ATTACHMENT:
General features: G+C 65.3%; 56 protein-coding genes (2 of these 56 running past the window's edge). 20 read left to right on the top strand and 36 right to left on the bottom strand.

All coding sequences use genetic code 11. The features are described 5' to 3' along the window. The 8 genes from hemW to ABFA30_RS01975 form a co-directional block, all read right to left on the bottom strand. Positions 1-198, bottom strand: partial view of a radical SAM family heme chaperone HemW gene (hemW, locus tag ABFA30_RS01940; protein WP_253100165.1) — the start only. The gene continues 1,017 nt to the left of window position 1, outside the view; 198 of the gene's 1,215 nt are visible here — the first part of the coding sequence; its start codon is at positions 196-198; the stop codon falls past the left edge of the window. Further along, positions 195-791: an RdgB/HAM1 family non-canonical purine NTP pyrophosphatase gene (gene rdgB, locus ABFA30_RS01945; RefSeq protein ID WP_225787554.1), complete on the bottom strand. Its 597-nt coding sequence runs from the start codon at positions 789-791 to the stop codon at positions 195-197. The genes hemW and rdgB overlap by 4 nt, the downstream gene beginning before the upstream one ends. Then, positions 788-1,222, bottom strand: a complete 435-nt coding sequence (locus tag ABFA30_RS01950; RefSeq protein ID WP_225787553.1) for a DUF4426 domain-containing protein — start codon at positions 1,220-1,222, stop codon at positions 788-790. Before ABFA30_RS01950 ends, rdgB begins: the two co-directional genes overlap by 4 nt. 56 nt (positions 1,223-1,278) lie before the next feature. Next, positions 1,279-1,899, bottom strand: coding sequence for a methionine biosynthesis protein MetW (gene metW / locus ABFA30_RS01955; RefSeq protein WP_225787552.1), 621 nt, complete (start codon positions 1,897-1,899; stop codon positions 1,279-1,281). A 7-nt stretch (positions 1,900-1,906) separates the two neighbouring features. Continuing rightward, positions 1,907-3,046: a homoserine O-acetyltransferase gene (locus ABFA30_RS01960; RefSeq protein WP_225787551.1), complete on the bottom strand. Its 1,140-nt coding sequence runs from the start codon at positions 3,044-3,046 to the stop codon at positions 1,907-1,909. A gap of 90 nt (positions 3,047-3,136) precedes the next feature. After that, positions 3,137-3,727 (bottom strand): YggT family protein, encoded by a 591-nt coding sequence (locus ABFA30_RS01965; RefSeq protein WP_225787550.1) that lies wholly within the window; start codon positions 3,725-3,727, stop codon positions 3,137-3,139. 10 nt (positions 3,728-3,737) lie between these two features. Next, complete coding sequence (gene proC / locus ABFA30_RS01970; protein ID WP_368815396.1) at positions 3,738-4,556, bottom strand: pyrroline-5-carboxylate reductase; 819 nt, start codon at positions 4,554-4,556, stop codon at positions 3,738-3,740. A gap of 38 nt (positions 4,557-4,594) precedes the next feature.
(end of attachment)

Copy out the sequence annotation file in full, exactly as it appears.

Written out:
General features: G+C 65.3%; 56 protein-coding genes (2 of these 56 running past the window's edge). 20 read left to right on the top strand and 36 right to left on the bottom strand.

All coding sequences use genetic code 11. The features are described 5' to 3' along the window. The 8 genes from hemW to ABFA30_RS01975 form a co-directional block, all read right to left on the bottom strand. Positions 1-198, bottom strand: partial view of a radical SAM family heme chaperone HemW gene (hemW, locus tag ABFA30_RS01940; protein WP_253100165.1) — the start only. The gene continues 1,017 nt to the left of window position 1, outside the view; 198 of the gene's 1,215 nt are visible here — the first part of the coding sequence; its start codon is at positions 196-198; the stop codon falls past the left edge of the window. Further along, positions 195-791: an RdgB/HAM1 family non-canonical purine NTP pyrophosphatase gene (gene rdgB, locus ABFA30_RS01945; RefSeq protein ID WP_225787554.1), complete on the bottom strand. Its 597-nt coding sequence runs from the start codon at positions 789-791 to the stop codon at positions 195-197. The genes hemW and rdgB overlap by 4 nt, the downstream gene beginning before the upstream one ends. Then, positions 788-1,222, bottom strand: a complete 435-nt coding sequence (locus tag ABFA30_RS01950; RefSeq protein ID WP_225787553.1) for a DUF4426 domain-containing protein — start codon at positions 1,220-1,222, stop codon at positions 788-790. Before ABFA30_RS01950 ends, rdgB begins: the two co-directional genes overlap by 4 nt. 56 nt (positions 1,223-1,278) lie before the next feature. Next, positions 1,279-1,899, bottom strand: coding sequence for a methionine biosynthesis protein MetW (gene metW / locus ABFA30_RS01955; RefSeq protein WP_225787552.1), 621 nt, complete (start codon positions 1,897-1,899; stop codon positions 1,279-1,281). A 7-nt stretch (positions 1,900-1,906) separates the two neighbouring features. Continuing rightward, positions 1,907-3,046: a homoserine O-acetyltransferase gene (locus ABFA30_RS01960; RefSeq protein WP_225787551.1), complete on the bottom strand. Its 1,140-nt coding sequence runs from the start codon at positions 3,044-3,046 to the stop codon at positions 1,907-1,909. A gap of 90 nt (positions 3,047-3,136) precedes the next feature. After that, positions 3,137-3,727 (bottom strand): YggT family protein, encoded by a 591-nt coding sequence (locus ABFA30_RS01965; RefSeq protein WP_225787550.1) that lies wholly within the window; start codon positions 3,725-3,727, stop codon positions 3,137-3,139. 10 nt (positions 3,728-3,737) lie between these two features. Next, complete coding sequence (gene proC / locus ABFA30_RS01970; protein ID WP_368815396.1) at positions 3,738-4,556, bottom strand: pyrroline-5-carboxylate reductase; 819 nt, start codon at positions 4,554-4,556, stop codon at positions 3,738-3,740. A gap of 38 nt (positions 4,557-4,594) precedes the next feature.